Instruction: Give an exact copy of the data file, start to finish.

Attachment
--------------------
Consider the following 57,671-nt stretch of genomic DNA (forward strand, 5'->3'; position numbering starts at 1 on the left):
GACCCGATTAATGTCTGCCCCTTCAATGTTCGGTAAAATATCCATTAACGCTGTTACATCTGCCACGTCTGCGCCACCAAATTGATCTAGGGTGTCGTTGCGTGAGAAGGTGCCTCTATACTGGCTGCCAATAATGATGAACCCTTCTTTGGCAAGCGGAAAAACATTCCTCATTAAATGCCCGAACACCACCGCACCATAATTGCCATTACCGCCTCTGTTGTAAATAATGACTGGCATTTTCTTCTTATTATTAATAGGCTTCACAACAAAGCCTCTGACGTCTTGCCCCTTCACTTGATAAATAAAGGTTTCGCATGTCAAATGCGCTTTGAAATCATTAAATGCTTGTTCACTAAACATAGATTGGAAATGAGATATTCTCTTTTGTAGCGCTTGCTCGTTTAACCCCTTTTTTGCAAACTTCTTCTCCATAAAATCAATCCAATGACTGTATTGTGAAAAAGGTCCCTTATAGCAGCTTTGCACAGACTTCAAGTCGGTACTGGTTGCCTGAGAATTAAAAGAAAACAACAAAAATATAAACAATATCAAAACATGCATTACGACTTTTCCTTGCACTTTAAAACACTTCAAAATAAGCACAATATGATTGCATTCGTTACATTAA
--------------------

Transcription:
Consider the following 57,671-nt stretch of genomic DNA (forward strand, 5'->3'; position numbering starts at 1 on the left):
GACCCGATTAATGTCTGCCCCTTCAATGTTCGGTAAAATATCCATTAACGCTGTTACATCTGCCACGTCTGCGCCACCAAATTGATCTAGGGTGTCGTTGCGTGAGAAGGTGCCTCTATACTGGCTGCCAATAATGATGAACCCTTCTTTGGCAAGCGGAAAAACATTCCTCATTAAATGCCCGAACACCACCGCACCATAATTGCCATTACCGCCTCTGTTGTAAATAATGACTGGCATTTTCTTCTTATTATTAATAGGCTTCACAACAAAGCCTCTGACGTCTTGCCCCTTCACTTGATAAATAAAGGTTTCGCATGTCAAATGCGCTTTGAAATCATTAAATGCTTGTTCACTAAACATAGATTGGAAATGAGATATTCTCTTTTGTAGCGCTTGCTCGTTTAACCCCTTTTTTGCAAACTTCTTCTCCATAAAATCAATCCAATGACTGTATTGTGAAAAAGGTCCCTTATAGCAGCTTTGCACAGACTTCAAGTCGGTACTGGTTGCCTGAGAATTAAAAGAAAACAACAAAAATATAAACAATATCAAAACATGCATTACGACTTTTCCTTGCACTTTAAAACACTTCAAAATAAGCACAATATGATTGCATTCGTTACATTAA